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Are you still sleeping with the light on after reading Iowa mega-author Brad Steiger’s Shadow Worldbook by the Steigers, about spirit parasites and such lurking on the other side of the veil? Or are you just looking for some comfort and hope amid the fears of this near-Apocalyptic world? If your answer was affirmative in either case, you may wish to check out one or both of  Steiger’s recently released antidotes for gloom, Beyond Shadow World (Anomalist Books) and Real Miracles, Divine Intervention and Feats of Incredible Survival, co-authored with Sherry Hansen Steiger (Visible Ink Press).

book by the Steigers

When I ripped open the manila envelope and found my copy of Beyond Shadow World, I steeled myself for a deeper,  scarier look at the Other Side. Au contraire! I was pleased to be treated to an account of Steiger’s personal spiritual journey. The book is all about preparing one’s self for positive spirit helpers and experiences, and includes sojourns into the lives of others who have made crucial but unearthly connections along their intended paths. I was especially intrigued by the stories of Arkansan Al Kiessig, who has a knack for finding interdimensional portals, and New Age music pioneer Iasos, who hears and translates the heavenly choir. And Steiger doesn’t want anyone to swallow any of his information just on faith; he exhorts readers to examine every idea carefully. Always a prudent idea!

Real Miracles is an amplification of the Miracles series the husband/wife team has been co-writing for many years. It runs the gamut from amazing escapes from natural disasters to after death experiences. Some will give you the willies…a man escaping from an alligator after it chomped and swallowed his arm…and some, like the tiniest baby ever to survive at 9.97 ounces, will warm the cockles of the most  jaded heart. Even a heart too jaded for cockles.

I should mention for sake of full disclosure that Brad and Sherry are friends of mine. And it’s nice to have friends who write books so fabulous I would recommend them regardless. But both these books radiate the warmth and careful storytelling that is the Steiger hallmark, and will strike a celestial chord in anyone looking for an uplifting read.

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What’s in an influenza name? A lot, apparently. And like the swine this one is named for, it doesn’t smell so sweet. A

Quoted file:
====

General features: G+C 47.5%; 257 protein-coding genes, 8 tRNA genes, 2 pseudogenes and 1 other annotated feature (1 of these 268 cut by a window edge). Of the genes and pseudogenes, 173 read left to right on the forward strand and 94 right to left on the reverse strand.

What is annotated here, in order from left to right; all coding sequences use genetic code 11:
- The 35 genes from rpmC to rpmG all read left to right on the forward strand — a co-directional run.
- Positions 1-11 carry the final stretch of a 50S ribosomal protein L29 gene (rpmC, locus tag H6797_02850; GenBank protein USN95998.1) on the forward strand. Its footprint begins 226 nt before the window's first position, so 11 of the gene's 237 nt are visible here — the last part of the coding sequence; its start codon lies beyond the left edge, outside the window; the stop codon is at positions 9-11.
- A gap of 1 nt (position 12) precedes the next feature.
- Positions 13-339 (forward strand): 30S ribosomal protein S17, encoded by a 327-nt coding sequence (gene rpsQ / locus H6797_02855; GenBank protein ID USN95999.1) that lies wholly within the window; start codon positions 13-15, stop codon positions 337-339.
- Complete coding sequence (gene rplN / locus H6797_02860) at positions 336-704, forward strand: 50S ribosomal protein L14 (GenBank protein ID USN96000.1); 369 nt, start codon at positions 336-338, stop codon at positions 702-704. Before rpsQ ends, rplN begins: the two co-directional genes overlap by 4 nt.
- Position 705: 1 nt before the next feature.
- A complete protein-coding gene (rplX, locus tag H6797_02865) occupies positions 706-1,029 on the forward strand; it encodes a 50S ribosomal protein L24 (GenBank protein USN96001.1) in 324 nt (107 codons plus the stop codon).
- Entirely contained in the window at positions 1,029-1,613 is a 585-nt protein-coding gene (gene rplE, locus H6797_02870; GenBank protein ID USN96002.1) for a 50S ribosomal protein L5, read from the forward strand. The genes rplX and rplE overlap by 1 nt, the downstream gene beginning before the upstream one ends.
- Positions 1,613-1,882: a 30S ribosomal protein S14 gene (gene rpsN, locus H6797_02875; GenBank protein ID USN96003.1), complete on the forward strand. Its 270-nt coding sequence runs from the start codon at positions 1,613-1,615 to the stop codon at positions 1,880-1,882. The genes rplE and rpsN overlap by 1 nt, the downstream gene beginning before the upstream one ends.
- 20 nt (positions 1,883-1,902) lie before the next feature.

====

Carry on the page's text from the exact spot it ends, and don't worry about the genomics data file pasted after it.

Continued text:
H1N1 Swine Flu Virus Magnified

H1N1 Swine Flu Virus Magnified

growing number of voices are clamoring for a better title for the recent virus, since it also (strangely) includes DNA from human and avian strains of influenza. The American pork industry is grunting the loudest because people mistakenly think they can catch swine flu by eating pork chops, and tenderloin sales are beginning to plummet.

Even genius raconteur Paris Hilton has fallen for this misconception. When TMZ crews asked her if she was afraid of swin flu, she stared blankly for a moment and then replied, “No, I don’t eat that.” (April 28 show)

So yeah, if  Paris is confused, the name has got to change. Some have suggested Mexican flu, but I think that sounds culturally biased. Here’s an idea. The virus contains DNA from three different species, which makes it an official scientific chimera. So how about the Chimera Flu? I’ve drawn my own nightmare image of it (right, copyright Linda Godfrey).

It does seem to spread very rapidly, so Flash Flu might be apt, and has great alliteration.

Scientists, however, have dug deep into their pocket protectors and pulled out the dull medical label, H1N1. That’s the official nomenclature of this particular virus and they say that’s what we should call it. OK. If you pronounce the 1’s like i’s, it sounds like Hiney. Hiney Flu.

But that makes  flu  the butt of a joke, and I don’t think that pig will fly. So I’m sticking with Chimera Flu. In world mythology, chimeras were everywhere — griffins, sphinxes, leopopards — and often had bird and human parts. Pig men are not unknown in folklore, either. It appears this version will spread worldwide, so that part fits too.

I’m glad that’s settled. Now to wait for the rest of the world to catch on.

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Kenosha diner sign

Kenosha diner sign

There is a  reason I like to go out and talk to people about my books. Yes I like the sales, and the refreshments are often delicious. My gig last Thursday at the Burlington Antiques Club offered cheesecake and fresh fruit. The. Best. But what really got my boat afloat occurred after I finished blathering and took the opportunity to listen to the 10 people who had gathered to see me. That is when the good stuff always happens. 

This time was no exception. I found out that the host of the meeting, Laurence, grew up in the same town as the Lima Ax Murderer featured in my Strange Wisconsin. And that the murderer, after he went to prison for bashing his two elderly uncles to death, faithfully sent Laurence a Christmas card every year from Waupun. Touching!

I also learned that another of the attendees was the wife of the prinicipal who hired me for my first real art-teaching job, many moons ago, and that they had been following my book publication trail. They had been making a pilgrimage around the state to key sites related to the books and she had brought  their map to prove it. Seeing that was even better than the cheesecake.

This wasn’t unusual. People have told me all sorts of things at signings. One woman had a doctor’s diagram to prove she’d been molested by aliens. Many have related their family ghost stories, or that they have seen unknown, upright canines. The sweetest are those who share that their kids who never read sat down and read Weird Wisconsin or The Beast of Bray Road. Out loud. To their little brother.

Due to the inconvenience of there being only one of me, I sadly can’t attend all the events I’d like. But every time I have to say no, I wonder what I missed. What innermost secret did I fail to learn from some blessed reader?

For it really is true. Get enough cheesecake into someone, and they’ll spill their souls. With raspberry sauce.

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It’s been a couple of harried weeks, and I won’t schlep through the long tale of what’s kept me from blogging. But sometimes a video just says things so much better, and here is one that, while it has nothing to do with anything, conveys the feelings from my little timeout. Its first line says it all. And since it’s experimental animation, prepare for strangeness. I am not the creator, kudos go to guerilla You-Tube artist Narfin1000.